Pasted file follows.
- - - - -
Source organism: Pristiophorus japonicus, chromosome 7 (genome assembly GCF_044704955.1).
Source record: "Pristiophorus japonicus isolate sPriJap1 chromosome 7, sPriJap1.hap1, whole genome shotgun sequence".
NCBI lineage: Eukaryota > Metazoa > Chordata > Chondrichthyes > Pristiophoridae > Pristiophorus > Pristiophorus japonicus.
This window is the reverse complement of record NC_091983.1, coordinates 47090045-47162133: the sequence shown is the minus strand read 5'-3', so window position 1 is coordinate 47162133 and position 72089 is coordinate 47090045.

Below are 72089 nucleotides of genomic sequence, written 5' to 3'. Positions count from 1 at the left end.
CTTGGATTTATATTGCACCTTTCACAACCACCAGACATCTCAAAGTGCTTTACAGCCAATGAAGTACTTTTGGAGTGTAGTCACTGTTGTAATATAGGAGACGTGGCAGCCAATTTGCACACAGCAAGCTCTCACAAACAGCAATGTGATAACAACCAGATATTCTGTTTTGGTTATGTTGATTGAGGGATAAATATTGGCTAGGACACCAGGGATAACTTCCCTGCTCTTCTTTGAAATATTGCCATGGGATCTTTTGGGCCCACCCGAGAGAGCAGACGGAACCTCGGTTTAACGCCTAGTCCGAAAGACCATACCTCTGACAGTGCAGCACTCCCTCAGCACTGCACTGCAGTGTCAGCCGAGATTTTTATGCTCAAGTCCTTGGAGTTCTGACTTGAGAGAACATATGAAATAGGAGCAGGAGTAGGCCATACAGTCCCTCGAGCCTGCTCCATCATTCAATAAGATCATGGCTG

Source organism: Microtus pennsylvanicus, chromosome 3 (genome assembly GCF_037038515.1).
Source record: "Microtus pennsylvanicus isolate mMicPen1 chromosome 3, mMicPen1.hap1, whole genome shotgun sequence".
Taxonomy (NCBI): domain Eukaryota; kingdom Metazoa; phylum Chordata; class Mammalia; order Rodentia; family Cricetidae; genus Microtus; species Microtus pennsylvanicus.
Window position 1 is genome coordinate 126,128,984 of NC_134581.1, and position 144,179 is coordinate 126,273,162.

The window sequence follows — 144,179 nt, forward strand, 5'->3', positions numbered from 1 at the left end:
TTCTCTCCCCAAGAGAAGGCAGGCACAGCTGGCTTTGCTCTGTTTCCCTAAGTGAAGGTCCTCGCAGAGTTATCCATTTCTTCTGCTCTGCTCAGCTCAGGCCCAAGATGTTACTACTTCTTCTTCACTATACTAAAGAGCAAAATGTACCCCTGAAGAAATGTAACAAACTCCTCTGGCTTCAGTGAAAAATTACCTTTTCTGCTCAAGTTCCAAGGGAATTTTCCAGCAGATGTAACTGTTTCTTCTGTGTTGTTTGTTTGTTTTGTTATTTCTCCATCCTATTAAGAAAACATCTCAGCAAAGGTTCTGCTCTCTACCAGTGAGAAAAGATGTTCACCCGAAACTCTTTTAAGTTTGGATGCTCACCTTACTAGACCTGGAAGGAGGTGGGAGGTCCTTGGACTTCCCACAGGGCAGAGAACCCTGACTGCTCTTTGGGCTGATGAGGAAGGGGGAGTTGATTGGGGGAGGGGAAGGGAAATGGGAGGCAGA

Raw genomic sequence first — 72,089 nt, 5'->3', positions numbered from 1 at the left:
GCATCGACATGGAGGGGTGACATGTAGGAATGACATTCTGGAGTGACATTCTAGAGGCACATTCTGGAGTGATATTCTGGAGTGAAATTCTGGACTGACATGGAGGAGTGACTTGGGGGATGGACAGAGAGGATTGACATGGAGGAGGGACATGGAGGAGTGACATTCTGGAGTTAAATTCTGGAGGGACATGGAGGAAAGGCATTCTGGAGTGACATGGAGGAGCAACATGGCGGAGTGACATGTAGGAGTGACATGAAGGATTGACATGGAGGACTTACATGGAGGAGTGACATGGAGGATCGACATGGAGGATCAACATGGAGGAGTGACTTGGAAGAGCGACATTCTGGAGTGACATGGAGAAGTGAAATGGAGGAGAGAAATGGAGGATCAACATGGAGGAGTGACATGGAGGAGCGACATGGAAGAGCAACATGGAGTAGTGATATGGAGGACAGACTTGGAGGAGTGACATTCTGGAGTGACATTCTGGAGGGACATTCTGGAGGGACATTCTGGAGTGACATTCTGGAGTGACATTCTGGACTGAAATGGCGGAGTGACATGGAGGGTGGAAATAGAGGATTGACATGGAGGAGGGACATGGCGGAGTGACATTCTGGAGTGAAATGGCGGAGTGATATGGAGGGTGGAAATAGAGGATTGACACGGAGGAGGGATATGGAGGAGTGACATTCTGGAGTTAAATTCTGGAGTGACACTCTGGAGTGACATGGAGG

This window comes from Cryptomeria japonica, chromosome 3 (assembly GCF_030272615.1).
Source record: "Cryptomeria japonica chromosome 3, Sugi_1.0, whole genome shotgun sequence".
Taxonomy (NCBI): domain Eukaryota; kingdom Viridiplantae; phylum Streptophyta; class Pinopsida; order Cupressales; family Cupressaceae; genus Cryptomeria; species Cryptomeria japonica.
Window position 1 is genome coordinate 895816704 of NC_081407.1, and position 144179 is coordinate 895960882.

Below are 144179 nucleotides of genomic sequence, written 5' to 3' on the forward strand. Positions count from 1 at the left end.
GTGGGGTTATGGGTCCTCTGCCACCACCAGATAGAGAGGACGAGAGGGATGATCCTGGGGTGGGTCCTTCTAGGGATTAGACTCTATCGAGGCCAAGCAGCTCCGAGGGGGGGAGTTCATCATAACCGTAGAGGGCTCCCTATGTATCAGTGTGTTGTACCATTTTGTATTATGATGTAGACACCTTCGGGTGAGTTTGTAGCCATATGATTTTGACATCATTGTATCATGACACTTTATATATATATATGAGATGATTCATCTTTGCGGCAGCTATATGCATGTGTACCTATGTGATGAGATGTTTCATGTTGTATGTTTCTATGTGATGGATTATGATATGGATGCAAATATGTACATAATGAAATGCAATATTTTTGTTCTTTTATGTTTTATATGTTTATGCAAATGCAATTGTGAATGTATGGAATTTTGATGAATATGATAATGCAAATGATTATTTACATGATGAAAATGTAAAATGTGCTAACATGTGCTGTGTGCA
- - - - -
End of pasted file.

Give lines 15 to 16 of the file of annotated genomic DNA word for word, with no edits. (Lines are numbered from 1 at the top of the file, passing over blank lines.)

This window comes from Cryptomeria japonica, chromosome 3 (assembly GCF_030272615.1).
Source record: "Cryptomeria japonica chromosome 3, Sugi_1.0, whole genome shotgun sequence".